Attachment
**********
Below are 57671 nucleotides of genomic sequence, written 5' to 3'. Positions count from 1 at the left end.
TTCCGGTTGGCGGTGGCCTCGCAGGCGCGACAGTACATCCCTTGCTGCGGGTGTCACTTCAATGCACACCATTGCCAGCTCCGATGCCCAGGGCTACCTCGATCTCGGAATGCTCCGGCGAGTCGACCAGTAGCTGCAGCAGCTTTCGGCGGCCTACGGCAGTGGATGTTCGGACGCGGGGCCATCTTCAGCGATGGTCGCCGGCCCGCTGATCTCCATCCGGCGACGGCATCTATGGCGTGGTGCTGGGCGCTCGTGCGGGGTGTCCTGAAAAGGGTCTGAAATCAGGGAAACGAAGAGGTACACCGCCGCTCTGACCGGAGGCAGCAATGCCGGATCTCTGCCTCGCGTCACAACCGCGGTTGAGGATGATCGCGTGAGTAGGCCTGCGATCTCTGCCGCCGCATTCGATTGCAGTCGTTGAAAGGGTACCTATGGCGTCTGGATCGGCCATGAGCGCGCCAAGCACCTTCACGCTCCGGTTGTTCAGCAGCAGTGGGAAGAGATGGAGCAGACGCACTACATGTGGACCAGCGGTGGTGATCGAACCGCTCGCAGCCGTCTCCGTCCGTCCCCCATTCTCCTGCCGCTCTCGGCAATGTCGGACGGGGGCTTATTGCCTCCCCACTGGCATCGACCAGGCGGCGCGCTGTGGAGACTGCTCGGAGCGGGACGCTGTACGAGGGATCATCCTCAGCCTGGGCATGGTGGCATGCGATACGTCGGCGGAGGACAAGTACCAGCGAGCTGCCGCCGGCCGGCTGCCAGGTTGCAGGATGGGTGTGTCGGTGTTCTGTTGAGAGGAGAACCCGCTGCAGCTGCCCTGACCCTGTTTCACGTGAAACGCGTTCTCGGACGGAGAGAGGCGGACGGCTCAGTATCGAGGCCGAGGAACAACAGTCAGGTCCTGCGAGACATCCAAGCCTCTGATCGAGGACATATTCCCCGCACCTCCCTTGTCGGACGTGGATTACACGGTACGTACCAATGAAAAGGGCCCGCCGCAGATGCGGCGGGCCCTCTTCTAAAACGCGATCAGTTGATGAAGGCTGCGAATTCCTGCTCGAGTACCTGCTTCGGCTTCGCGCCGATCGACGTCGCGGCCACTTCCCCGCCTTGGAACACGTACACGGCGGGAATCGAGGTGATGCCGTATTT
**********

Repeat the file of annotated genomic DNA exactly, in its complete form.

Below are 57671 nucleotides of genomic sequence, written 5' to 3'. Positions count from 1 at the left end.
TTCCGGTTGGCGGTGGCCTCGCAGGCGCGACAGTACATCCCTTGCTGCGGGTGTCACTTCAATGCACACCATTGCCAGCTCCGATGCCCAGGGCTACCTCGATCTCGGAATGCTCCGGCGAGTCGACCAGTAGCTGCAGCAGCTTTCGGCGGCCTACGGCAGTGGATGTTCGGACGCGGGGCCATCTTCAGCGATGGTCGCCGGCCCGCTGATCTCCATCCGGCGACGGCATCTATGGCGTGGTGCTGGGCGCTCGTGCGGGGTGTCCTGAAAAGGGTCTGAAATCAGGGAAACGAAGAGGTACACCGCCGCTCTGACCGGAGGCAGCAATGCCGGATCTCTGCCTCGCGTCACAACCGCGGTTGAGGATGATCGCGTGAGTAGGCCTGCGATCTCTGCCGCCGCATTCGATTGCAGTCGTTGAAAGGGTACCTATGGCGTCTGGATCGGCCATGAGCGCGCCAAGCACCTTCACGCTCCGGTTGTTCAGCAGCAGTGGGAAGAGATGGAGCAGACGCACTACATGTGGACCAGCGGTGGTGATCGAACCGCTCGCAGCCGTCTCCGTCCGTCCCCCATTCTCCTGCCGCTCTCGGCAATGTCGGACGGGGGCTTATTGCCTCCCCACTGGCATCGACCAGGCGGCGCGCTGTGGAGACTGCTCGGAGCGGGACGCTGTACGAGGGATCATCCTCAGCCTGGGCATGGTGGCATGCGATACGTCGGCGGAGGACAAGTACCAGCGAGCTGCCGCCGGCCGGCTGCCAGGTTGCAGGATGGGTGTGTCGGTGTTCTGTTGAGAGGAGAACCCGCTGCAGCTGCCCTGACCCTGTTTCACGTGAAACGCGTTCTCGGACGGAGAGAGGCGGACGGCTCAGTATCGAGGCCGAGGAACAACAGTCAGGTCCTGCGAGACATCCAAGCCTCTGATCGAGGACATATTCCCCGCACCTCCCTTGTCGGACGTGGATTACACGGTACGTACCAATGAAAAGGGCCCGCCGCAGATGCGGCGGGCCCTCTTCTAAAACGCGATCAGTTGATGAAGGCTGCGAATTCCTGCTCGAGTACCTGCTTCGGCTTCGCGCCGATCGACGTCGCGGCCACTTCCCCGCCTTGGAACACGTACACGGCGGGAATCGAGGTGATGCCGTATTT